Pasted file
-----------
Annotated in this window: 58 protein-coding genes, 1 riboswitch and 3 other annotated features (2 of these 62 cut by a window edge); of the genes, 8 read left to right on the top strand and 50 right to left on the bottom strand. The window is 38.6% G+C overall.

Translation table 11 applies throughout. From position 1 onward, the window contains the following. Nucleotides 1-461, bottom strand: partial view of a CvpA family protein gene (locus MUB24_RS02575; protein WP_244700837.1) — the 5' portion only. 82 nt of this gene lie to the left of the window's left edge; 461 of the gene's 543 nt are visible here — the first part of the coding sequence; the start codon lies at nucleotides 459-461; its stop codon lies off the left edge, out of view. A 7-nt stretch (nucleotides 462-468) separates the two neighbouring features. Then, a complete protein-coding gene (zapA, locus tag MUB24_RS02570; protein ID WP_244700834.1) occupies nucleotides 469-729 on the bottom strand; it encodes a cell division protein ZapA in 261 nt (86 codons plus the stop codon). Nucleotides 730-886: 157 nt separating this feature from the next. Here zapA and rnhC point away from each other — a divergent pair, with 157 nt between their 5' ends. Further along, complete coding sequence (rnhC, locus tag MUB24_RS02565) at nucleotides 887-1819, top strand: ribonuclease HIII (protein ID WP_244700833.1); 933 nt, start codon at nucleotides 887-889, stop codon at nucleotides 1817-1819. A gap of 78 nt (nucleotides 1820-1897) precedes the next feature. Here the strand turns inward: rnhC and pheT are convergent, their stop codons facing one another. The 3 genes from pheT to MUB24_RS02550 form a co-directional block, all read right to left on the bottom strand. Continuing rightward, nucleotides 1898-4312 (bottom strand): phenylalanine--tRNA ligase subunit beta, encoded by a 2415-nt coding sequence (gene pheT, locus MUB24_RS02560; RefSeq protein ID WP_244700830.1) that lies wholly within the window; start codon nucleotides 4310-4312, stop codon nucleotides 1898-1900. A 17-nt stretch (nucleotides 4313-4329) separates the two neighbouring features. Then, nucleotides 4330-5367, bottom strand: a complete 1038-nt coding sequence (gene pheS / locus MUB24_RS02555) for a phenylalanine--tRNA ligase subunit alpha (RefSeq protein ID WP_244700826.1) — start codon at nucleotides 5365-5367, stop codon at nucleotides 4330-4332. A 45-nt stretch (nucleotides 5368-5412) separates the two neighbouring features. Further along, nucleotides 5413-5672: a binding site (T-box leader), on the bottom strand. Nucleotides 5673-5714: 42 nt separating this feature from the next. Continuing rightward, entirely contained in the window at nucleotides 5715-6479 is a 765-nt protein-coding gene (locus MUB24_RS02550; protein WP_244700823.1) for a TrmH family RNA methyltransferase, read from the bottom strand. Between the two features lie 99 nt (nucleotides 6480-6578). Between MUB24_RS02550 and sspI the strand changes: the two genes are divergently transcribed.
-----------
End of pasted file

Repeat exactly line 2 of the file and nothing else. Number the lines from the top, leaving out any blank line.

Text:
Translation table 11 applies throughout. From position 1 onward, the window contains the following. Nucleotides 1-461, bottom strand: partial view of a CvpA family protein gene (locus MUB24_RS02575; protein WP_244700837.1) — the 5' portion only. 82 nt of this gene lie to the left of the window's left edge; 461 of the gene's 543 nt are visible here — the first part of the coding sequence; the start codon lies at nucleotides 459-461; its stop codon lies off the left edge, out of view. A 7-nt stretch (nucleotides 462-468) separates the two neighbouring features. Then, a complete protein-coding gene (zapA, locus tag MUB24_RS02570; protein ID WP_244700834.1) occupies nucleotides 469-729 on the bottom strand; it encodes a cell division protein ZapA in 261 nt (86 codons plus the stop codon). Nucleotides 730-886: 157 nt separating this feature from the next. Here zapA and rnhC point away from each other — a divergent pair, with 157 nt between their 5' ends. Further along, complete coding sequence (rnhC, locus tag MUB24_RS02565) at nucleotides 887-1819, top strand: ribonuclease HIII (protein ID WP_244700833.1); 933 nt, start codon at nucleotides 887-889, stop codon at nucleotides 1817-1819. A gap of 78 nt (nucleotides 1820-1897) precedes the next feature. Here the strand turns inward: rnhC and pheT are convergent, their stop codons facing one another. The 3 genes from pheT to MUB24_RS02550 form a co-directional block, all read right to left on the bottom strand. Continuing rightward, nucleotides 1898-4312 (bottom strand): phenylalanine--tRNA ligase subunit beta, encoded by a 2415-nt coding sequence (gene pheT, locus MUB24_RS02560; RefSeq protein ID WP_244700830.1) that lies wholly within the window; start codon nucleotides 4310-4312, stop codon nucleotides 1898-1900. A 17-nt stretch (nucleotides 4313-4329) separates the two neighbouring features. Then, nucleotides 4330-5367, bottom strand: a complete 1038-nt coding sequence (gene pheS / locus MUB24_RS02555) for a phenylalanine--tRNA ligase subunit alpha (RefSeq protein ID WP_244700826.1) — start codon at nucleotides 5365-5367, stop codon at nucleotides 4330-4332. A 45-nt stretch (nucleotides 5368-5412) separates the two neighbouring features. Further along, nucleotides 5413-5672: a binding site (T-box leader), on the bottom strand. Nucleotides 5673-5714: 42 nt separating this feature from the next. Continuing rightward, entirely contained in the window at nucleotides 5715-6479 is a 765-nt protein-coding gene (locus MUB24_RS02550; protein WP_244700823.1) for a TrmH family RNA methyltransferase, read from the bottom strand. Between the two features lie 99 nt (nucleotides 6480-6578). Between MUB24_RS02550 and sspI the strand changes: the two genes are divergently transcribed.